Manchester City did what it needed to. With Liverpool away at the Club World Cup, it had to win to keep at least some sort of pressure on the league leader and did so with a 3–1 win. It wasn’t always entirely convincing and City remains third in the table, but it looked a definitively better side than Leicester City and had at least closed the gap to Liverpool to 11 points, albeit having played a game more.
For Leicester this was an all too familiar feeling. This was its fourth game away to a side that finished in the top six of the Premier League last season from which it has taken only one point. Brendan Rodgers’s side remains well-placed to finish in the top four, which would still represent a considerable achievement, but if it does it will be by its capacity to keep beating those sides in the middle of the table and below. That is a skill in itself and not to be underestimated, but it does not constitute a meaningful title challenge.
All season there has been a sense that Manchester City has not quite been pressing with the same precision or intensity as in previous campaigns under Pep Guardiola, something that has left it extremely vulnerable to the counter-attack. Only three sides had conceded a higher proportion of goals in the counter in the Premier League this season. Equally, no side in the Premier League had scored more than Leicester’s six goals with rapid counters this season. In that sense, the opening goal after 22 minutes was expected, but it could hardly have been more against the run of play.
The home side, with Ilkay Gundogan preferred at the back of midfield to Rodri, dominated the opening quarter almost entirely. Kevin De Buyne hit the post and Kasper Schmeichel made a remarkable reflex save from Gabriel Jesus when Ben Chilwell, gathering possession, laid a pass down the line for Harvey Barnes. With the outside of his boot, the 22-year-old arced an assist behind the City back line, Jamie Vardy ran on and, despite a slightly heavy second touch, dinked the ball over Ederson for his 17th goal of the season.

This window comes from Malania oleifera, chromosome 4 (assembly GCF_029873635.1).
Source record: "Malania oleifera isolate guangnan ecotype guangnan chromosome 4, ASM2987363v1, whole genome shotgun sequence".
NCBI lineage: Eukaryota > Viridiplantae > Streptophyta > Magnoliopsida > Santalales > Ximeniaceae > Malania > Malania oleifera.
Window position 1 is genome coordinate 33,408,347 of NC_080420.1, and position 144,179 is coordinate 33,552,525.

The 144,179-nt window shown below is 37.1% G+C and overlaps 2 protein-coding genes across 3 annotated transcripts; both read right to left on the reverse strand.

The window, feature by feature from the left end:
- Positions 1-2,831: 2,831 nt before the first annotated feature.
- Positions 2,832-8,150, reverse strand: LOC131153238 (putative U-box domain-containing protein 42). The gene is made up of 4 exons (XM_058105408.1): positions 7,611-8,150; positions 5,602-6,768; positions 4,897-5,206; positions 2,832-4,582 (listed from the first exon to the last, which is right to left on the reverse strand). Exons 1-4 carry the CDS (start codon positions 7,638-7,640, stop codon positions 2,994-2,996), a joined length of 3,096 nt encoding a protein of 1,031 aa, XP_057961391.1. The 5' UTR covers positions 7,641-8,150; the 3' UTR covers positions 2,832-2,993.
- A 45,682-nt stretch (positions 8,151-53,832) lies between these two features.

At that point, Guardiola was facing the prospect of losing two home league games in a row for the first time in his career. His teams have an unfortunate habit of conceding goals in clusters and Vardy had a glorious chance to add a second, firing over after the ball had run just too wide after held gone by Nicolas Otamendi. But once that opportunity had gone, City rapidly reasserted itself. Riyad Mahrez leveled with a deflected shot after a fine cross-field pass from Benjamin Mendy, and then, just before half-time, Ricardo Pereira trod on Raheem Sterling’s foot to concede a penalty that Ilkay Gundogan converted.
The pattern continued into the second half. City had the better of the game. It kept creating chances. Schmeichel made a remarkable save to fist away a Mahrez drive. Sterling kept creating openings and cutting the ball back into dangerous areas without ever finding the expected City player. De Bruyne, surging through midfield, was a perpetual threat. And yet Leicester hung on and hung on and every now and again offered just a flicker of danger in the counter. Guardiola is always animated in the technical area but here he was particularly demonstrative as though he realized dropping points here, which would have meant even at this stage it was unable to match last season’s tally of 98 points, would have ended once and for all City’s hopes of retaining its title.
The third goal, though, did eventually arrived after 69 minutes, De Bruyne charging through the inside-right channel and crossing low for Gabriel Jesus to turn in. De Bruyne’s recent form has been extraordinary; here he played less on the right of a midfield three than almost as a second striker, almost occupying two positions such was his energy. There is an anger about him at the moment, as though he feels he has a point to prove, although what that might be and to whom he is proving it is anybody’s guess. Whatever the cause, his form is one of the few very clear positives for City this season and perhaps the major reason it’s still just about possible to imagine City reeling Liverpool in.
That would still take something truly extraordinary, both from City and from Liverpool. But at least City, after its recent stutter, beat the masters of counter-attacking and kept the title race alive.